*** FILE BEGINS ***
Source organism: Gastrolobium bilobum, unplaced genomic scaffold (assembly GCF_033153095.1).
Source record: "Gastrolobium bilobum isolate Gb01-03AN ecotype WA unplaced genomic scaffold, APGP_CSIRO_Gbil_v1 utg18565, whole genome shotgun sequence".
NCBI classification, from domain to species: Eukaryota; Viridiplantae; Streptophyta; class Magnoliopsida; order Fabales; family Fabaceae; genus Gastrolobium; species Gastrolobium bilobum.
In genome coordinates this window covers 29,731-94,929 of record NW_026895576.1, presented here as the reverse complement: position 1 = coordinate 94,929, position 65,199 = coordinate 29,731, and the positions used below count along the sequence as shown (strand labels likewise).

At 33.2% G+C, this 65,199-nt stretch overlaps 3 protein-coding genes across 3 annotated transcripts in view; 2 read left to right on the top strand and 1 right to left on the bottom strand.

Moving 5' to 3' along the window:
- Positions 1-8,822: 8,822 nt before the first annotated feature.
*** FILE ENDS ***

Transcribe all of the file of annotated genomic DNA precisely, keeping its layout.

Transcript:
Source organism: Gastrolobium bilobum, unplaced genomic scaffold (assembly GCF_033153095.1).
Source record: "Gastrolobium bilobum isolate Gb01-03AN ecotype WA unplaced genomic scaffold, APGP_CSIRO_Gbil_v1 utg18565, whole genome shotgun sequence".
NCBI classification, from domain to species: Eukaryota; Viridiplantae; Streptophyta; class Magnoliopsida; order Fabales; family Fabaceae; genus Gastrolobium; species Gastrolobium bilobum.
In genome coordinates this window covers 29,731-94,929 of record NW_026895576.1, presented here as the reverse complement: position 1 = coordinate 94,929, position 65,199 = coordinate 29,731, and the positions used below count along the sequence as shown (strand labels likewise).

At 33.2% G+C, this 65,199-nt stretch overlaps 3 protein-coding genes across 3 annotated transcripts in view; 2 read left to right on the top strand and 1 right to left on the bottom strand.

Moving 5' to 3' along the window:
- Positions 1-8,822: 8,822 nt before the first annotated feature.